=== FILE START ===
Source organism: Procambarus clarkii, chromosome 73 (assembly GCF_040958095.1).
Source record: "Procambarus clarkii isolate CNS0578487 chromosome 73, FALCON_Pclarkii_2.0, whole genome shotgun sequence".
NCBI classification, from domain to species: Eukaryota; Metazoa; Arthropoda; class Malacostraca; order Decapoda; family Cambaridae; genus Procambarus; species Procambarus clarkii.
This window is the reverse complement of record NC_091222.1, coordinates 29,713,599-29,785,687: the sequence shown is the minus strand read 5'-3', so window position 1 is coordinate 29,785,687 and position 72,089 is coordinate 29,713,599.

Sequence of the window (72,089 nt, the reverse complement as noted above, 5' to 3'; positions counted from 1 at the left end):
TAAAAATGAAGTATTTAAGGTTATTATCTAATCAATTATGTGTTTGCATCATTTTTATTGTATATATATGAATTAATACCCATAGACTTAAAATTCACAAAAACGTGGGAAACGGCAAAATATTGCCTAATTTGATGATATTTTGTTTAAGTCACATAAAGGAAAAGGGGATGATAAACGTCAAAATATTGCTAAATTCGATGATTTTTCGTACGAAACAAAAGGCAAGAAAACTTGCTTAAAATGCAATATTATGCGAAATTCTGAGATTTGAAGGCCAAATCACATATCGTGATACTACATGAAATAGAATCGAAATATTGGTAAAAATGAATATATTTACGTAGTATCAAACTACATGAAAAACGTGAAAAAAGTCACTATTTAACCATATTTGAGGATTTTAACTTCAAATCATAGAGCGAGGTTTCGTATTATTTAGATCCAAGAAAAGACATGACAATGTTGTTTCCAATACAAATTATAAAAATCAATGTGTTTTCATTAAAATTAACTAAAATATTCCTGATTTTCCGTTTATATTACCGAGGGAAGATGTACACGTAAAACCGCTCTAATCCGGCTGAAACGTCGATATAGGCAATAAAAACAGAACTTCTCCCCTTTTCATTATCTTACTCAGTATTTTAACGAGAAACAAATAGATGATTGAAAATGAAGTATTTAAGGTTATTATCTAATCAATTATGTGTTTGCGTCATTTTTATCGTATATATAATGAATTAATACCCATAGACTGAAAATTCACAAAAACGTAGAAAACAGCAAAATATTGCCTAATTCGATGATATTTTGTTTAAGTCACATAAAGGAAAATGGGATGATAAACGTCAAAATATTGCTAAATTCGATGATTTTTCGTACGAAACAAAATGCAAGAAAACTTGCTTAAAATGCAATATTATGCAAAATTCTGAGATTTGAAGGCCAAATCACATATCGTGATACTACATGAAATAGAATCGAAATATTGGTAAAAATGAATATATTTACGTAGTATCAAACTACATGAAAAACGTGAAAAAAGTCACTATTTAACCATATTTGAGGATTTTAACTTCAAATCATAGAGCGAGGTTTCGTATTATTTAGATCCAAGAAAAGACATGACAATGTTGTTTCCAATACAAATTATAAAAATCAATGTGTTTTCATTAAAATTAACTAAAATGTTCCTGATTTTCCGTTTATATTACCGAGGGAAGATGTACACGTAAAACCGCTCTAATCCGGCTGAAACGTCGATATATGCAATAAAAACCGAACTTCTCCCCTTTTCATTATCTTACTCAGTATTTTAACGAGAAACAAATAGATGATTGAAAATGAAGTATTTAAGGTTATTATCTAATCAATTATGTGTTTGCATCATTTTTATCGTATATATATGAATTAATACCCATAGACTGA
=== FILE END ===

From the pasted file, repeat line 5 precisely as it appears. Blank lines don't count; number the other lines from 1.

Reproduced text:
Sequence of the window (72,089 nt, the reverse complement as noted above, 5' to 3'; positions counted from 1 at the left end):